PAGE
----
Disclosure debatesFood manufacturers have historically opposed labeling. They argue that it misleads consumers into thinking that bioengineered foods are unsafe. Countless studies, the USDA and the World Health Organization have concluded that eating genetically modified foods does not pose health risks. However, many consumers have demanded labels that let them know whether foods contain genetically modified material. In 2014, Vermont enacted a strict law mandating GMO food labeling. Fearing a checkerboard of state laws and regulations, food manufacturers lobbied successfully for a federal disclosure law to preempt other states from doing the same. Now, the U.S. joins 64 countries that require some sort of labeling. Consumer and right-to-know advocates are not happy with the new federal disclosure standard. The Center for Food Safety, the lead organization representing a coalition of food labeling nonprofits and retailers, has filed suit against the USDA, arguing that the standard not only fails to use common language but is deceptive and discriminatory. According to this view, the standard is deceptive because loopholes exclude many bioengineered foods from mandatory disclosure, which critics say is inconsistent with consumer expectations. If the genetic material is undetectable or less than 5% of the finished product, no disclosure is required. As a result, many highly refined products – for example, sugar or oil made from a bioengineered crop – may be excluded from labeling requirements. Bioengineered foods served in restaurants, cafeterias and transport systems, including food trucks, are also excluded. And the standard excludes meat, poultry and eggs, as well as products that list those foods as either their first ingredient or their second ingredient after water, stock or both. It takes a 43-minute USDA webinar to explain what’s in and what’s out under this new disclosure standard. Advocates say the standard is discriminatory because it gives food manufacturers disclosure options that can substitute for the green bioengineered seal. They include listing a phone number to call or text for information or a QR code. But critics point out that many people in the U.S. lack access to smartphones, particularly those over 65 and those earning less than $30,000 annually. In my view, consumers who want to avoid bioengineered foods may best be served by buying products that are certified organic, which prohibits genetically modified ingredients. Or they can search for the voluntary Non-GMO Project Verified label, which features a butterfly. It was launched in 2010 and appears on tens of thousands of grocery items. Both labels indicate that a third-party inspector verified that the non-GMO standard has been met. The new federal labeling standard came to market with little fanfare – probably because neither side in the battle over genetic modification and food sees it as a win.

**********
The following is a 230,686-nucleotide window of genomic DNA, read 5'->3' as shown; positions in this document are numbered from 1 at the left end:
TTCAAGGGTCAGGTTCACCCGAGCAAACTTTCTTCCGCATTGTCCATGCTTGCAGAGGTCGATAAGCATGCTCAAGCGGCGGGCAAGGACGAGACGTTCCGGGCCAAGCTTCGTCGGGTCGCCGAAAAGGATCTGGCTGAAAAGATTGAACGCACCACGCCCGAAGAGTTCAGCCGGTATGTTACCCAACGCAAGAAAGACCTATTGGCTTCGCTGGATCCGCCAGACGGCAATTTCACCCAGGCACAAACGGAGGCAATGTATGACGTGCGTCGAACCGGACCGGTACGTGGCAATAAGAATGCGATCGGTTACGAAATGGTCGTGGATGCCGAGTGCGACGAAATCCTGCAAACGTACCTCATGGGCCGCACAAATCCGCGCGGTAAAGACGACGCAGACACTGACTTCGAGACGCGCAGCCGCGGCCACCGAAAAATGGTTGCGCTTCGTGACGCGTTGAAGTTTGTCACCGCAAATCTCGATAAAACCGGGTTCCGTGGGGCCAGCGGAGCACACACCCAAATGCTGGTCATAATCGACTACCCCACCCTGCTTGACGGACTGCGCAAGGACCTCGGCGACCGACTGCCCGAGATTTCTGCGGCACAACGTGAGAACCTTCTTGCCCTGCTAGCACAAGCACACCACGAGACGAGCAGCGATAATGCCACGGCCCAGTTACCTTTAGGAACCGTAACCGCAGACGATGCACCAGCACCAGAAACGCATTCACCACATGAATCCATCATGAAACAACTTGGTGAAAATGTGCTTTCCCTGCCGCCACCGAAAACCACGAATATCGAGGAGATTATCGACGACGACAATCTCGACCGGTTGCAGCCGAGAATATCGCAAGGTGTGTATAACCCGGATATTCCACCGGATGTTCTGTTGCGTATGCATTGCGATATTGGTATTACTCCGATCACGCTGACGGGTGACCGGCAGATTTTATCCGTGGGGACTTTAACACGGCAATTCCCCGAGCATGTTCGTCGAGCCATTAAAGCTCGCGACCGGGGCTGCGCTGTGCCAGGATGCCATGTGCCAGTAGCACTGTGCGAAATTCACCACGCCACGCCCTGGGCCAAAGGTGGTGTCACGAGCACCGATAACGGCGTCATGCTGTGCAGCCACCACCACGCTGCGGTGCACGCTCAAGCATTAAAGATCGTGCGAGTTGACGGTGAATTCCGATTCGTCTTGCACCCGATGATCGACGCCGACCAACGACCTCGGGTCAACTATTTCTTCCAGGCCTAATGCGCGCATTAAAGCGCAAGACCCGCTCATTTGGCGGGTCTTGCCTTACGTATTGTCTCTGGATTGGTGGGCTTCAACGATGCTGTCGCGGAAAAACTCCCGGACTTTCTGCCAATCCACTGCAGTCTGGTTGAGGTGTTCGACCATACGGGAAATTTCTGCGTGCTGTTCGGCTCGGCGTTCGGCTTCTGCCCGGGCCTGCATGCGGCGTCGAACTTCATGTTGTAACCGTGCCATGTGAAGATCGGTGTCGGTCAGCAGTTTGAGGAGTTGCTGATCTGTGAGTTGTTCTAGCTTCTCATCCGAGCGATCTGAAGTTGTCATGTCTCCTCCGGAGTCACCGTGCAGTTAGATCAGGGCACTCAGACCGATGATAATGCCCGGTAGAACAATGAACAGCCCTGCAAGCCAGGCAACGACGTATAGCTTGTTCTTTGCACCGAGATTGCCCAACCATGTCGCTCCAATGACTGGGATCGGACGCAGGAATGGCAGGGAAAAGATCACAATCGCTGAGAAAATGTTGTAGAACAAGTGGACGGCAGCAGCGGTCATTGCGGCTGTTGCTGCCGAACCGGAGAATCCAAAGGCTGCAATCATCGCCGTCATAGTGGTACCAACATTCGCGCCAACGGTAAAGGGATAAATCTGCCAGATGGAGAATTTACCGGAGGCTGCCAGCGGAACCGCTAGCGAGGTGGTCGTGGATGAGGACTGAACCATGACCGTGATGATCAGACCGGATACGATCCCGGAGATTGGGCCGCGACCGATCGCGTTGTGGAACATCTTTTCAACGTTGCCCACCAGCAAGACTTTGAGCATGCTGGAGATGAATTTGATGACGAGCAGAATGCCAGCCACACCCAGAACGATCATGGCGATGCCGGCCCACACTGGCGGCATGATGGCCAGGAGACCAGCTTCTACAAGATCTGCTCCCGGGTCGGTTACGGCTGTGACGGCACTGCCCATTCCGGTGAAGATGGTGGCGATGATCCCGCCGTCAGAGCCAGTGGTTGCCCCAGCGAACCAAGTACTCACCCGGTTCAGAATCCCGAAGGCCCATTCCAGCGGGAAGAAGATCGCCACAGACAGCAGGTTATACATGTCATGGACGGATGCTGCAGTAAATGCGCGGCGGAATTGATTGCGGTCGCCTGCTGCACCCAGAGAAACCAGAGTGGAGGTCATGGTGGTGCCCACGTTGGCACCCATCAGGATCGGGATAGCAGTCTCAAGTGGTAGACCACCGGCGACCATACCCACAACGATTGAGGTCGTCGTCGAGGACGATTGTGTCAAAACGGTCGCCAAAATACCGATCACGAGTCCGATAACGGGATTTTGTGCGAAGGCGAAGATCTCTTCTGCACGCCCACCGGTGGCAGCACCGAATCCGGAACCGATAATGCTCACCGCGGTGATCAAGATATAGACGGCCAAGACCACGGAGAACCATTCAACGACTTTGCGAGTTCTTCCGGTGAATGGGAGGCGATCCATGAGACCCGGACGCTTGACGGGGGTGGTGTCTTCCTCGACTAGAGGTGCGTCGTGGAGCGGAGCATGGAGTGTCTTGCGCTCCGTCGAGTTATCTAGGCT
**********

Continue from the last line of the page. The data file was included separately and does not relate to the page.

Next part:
This article was originally published on The Conversation.